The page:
Alex Robinson speaks to industry experts who advise on how to ensure your horsebox is fit for the road post-lockdown
Your lorry has probably spent much of this year standing in the driveway with little to no use. But as competitions gather momentum, it’s vital to ensure your vehicle is in full working order so you don’t encounter any problems on your travels.
Charles Oakley from Oakley Horseboxes recommends that all lorries have their mechanics and bodywork serviced, as many will have been left idle for the past six months.
“Horseboxes have numerous moving parts, and over time with no use they can seize up,” says Charles. “But this can be rectified with a body service. We check everything from ramp and partition operations to horse area floor safety. We check all appliance operations such as electrical, heating and hot water systems, batteries and generator. If your box is made of a higher quality material – such as stainless steel, which doesn’t corrode – things might not have deteriorated as much as they might do on a more economical build.”
Brian Burton from Essex Vehicle Inspection agrees that when a lorry has been left idle for a long period of time without maintenance, some of the parts can start to stick.
“The main things to check are the tyres, tyre sidewalls for cracking, and brakes for binding,” says Brian. “Check the handbrake, too, as this can get sticky, though moving the vehicle every couple of weeks should stop this. If you are unable to move the box then run a trickle charge on the battery to stop it going flat.
“When I go to inspect boxes, one thing I always find is that the gas appliances and pipe work have never been checked by a qualified gas engineer and have not been issued a safety certificate. Over a period of time the flexible pipes and joints can become leaky; a check is relatively inexpensive and will improve the safety of the box. The same goes for the hook-up system; I would also have this checked by an electrician who should issue a safety certificate.”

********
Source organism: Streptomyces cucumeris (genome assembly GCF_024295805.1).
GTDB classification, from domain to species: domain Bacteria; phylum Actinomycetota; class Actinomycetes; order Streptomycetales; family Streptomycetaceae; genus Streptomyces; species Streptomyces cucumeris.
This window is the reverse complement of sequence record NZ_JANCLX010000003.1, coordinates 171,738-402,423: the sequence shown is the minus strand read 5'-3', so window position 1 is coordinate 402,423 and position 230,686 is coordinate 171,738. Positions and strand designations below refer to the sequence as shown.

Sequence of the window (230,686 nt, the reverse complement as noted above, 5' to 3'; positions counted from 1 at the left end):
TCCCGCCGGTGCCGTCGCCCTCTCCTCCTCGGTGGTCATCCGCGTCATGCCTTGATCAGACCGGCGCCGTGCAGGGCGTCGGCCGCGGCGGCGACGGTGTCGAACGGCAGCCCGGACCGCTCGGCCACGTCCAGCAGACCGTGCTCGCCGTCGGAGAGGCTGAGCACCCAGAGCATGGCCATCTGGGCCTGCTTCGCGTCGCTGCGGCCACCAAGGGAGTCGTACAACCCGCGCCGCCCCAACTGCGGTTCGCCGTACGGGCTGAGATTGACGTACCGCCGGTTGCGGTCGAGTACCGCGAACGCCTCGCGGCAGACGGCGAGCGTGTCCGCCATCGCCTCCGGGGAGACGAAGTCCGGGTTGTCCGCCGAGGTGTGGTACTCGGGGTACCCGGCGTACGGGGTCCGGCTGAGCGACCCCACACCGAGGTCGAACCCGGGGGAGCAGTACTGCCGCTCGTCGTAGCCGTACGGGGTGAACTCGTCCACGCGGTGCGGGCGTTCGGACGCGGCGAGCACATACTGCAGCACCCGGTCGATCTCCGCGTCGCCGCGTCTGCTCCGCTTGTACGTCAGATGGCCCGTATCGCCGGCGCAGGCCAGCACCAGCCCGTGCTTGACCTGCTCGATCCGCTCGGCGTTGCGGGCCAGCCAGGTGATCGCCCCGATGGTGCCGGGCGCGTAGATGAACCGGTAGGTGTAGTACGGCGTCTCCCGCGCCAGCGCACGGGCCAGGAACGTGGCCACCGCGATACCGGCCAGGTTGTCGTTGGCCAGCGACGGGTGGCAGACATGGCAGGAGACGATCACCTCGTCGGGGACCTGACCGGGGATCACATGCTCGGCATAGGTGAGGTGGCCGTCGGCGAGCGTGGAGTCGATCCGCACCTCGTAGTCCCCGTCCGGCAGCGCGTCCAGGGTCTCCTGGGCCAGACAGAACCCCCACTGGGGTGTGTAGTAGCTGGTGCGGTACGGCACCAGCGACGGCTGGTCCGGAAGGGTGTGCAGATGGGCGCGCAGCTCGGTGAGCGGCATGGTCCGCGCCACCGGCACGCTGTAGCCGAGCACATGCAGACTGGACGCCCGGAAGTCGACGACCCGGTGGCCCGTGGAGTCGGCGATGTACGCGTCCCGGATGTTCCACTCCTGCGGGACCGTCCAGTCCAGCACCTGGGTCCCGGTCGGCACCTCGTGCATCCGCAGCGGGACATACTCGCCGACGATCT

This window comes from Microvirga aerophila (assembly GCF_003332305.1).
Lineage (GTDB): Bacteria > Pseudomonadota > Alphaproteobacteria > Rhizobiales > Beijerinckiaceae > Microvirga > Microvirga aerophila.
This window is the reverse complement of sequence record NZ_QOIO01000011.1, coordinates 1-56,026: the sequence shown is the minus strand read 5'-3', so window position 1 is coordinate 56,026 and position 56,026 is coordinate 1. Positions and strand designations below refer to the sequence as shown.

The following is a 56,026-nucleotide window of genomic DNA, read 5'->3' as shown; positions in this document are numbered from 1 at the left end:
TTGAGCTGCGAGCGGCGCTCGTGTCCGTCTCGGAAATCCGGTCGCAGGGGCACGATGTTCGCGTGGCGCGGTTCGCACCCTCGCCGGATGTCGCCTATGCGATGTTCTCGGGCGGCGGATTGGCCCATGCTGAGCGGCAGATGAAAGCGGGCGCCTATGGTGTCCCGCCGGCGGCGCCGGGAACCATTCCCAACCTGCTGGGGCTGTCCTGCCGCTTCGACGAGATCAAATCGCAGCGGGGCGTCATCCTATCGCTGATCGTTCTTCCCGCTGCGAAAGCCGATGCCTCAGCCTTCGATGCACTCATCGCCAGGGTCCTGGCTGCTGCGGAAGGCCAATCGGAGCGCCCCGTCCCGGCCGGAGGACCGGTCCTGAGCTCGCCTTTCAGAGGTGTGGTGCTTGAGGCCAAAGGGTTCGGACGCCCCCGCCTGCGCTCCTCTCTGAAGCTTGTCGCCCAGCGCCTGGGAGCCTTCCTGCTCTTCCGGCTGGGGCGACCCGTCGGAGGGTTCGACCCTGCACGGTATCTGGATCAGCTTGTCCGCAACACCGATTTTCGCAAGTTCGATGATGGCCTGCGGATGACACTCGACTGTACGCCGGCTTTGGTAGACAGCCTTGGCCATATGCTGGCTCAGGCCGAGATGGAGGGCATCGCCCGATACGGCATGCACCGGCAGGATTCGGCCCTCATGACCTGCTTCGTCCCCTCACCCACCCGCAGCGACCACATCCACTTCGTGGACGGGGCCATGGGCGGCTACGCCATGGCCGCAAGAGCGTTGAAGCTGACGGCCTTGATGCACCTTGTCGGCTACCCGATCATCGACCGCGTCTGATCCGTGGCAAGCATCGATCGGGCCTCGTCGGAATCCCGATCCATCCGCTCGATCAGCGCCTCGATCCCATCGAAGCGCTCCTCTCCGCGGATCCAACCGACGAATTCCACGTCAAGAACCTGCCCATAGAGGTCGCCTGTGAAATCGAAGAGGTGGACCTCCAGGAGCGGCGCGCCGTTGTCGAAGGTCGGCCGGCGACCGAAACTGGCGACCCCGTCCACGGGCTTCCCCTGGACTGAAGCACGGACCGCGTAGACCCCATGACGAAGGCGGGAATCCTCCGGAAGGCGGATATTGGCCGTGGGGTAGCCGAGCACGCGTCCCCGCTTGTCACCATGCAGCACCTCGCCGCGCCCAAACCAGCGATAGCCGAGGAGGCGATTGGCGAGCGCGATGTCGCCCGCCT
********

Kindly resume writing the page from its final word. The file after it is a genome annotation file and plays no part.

Chris Facer from Equine Rescue Services says that before any planned trip, the lorry needs to be checked for any visible issues. Chris calls these “walk around checks” and they involve both the interior and exterior of the vehicle.
“Start by sitting in the driver’s seat and check the driving mirrors for damage,” advises Chris. “Check the windscreen wipers and washers operate correctly; the weather might be fine when you set off but conditions may change during your journey. Check the dashboard warning lights and gauges are operating correctly, particularly the fuel gauge, making sure you have sufficient fuel for your journey. If your lorry has air brakes, start the engine and make sure the air builds up correctly and there are no leaks. Check the service brake [handbrake] is not obstructed by anything loose in the cab.
“On the outside, check all the fluid levels including engine oil, engine coolant, brake fluid, power steering fluid and windscreen washer fluid, and top up where necessary. Ensure all the lights and indicators are working correctly and all the lenses are clean.
“There should be no obvious oil, water or fuel leaks from under the lorry. Check your tyre pressures are set correctly and that there is sufficient tread. Look for any damage or splits on the sidewalls of your tyres, and if you carry a spare tyre ensure it is serviceable. Finally, check exterior body panels, lockers, doors, that ramps are secure and floors are structurally sound.”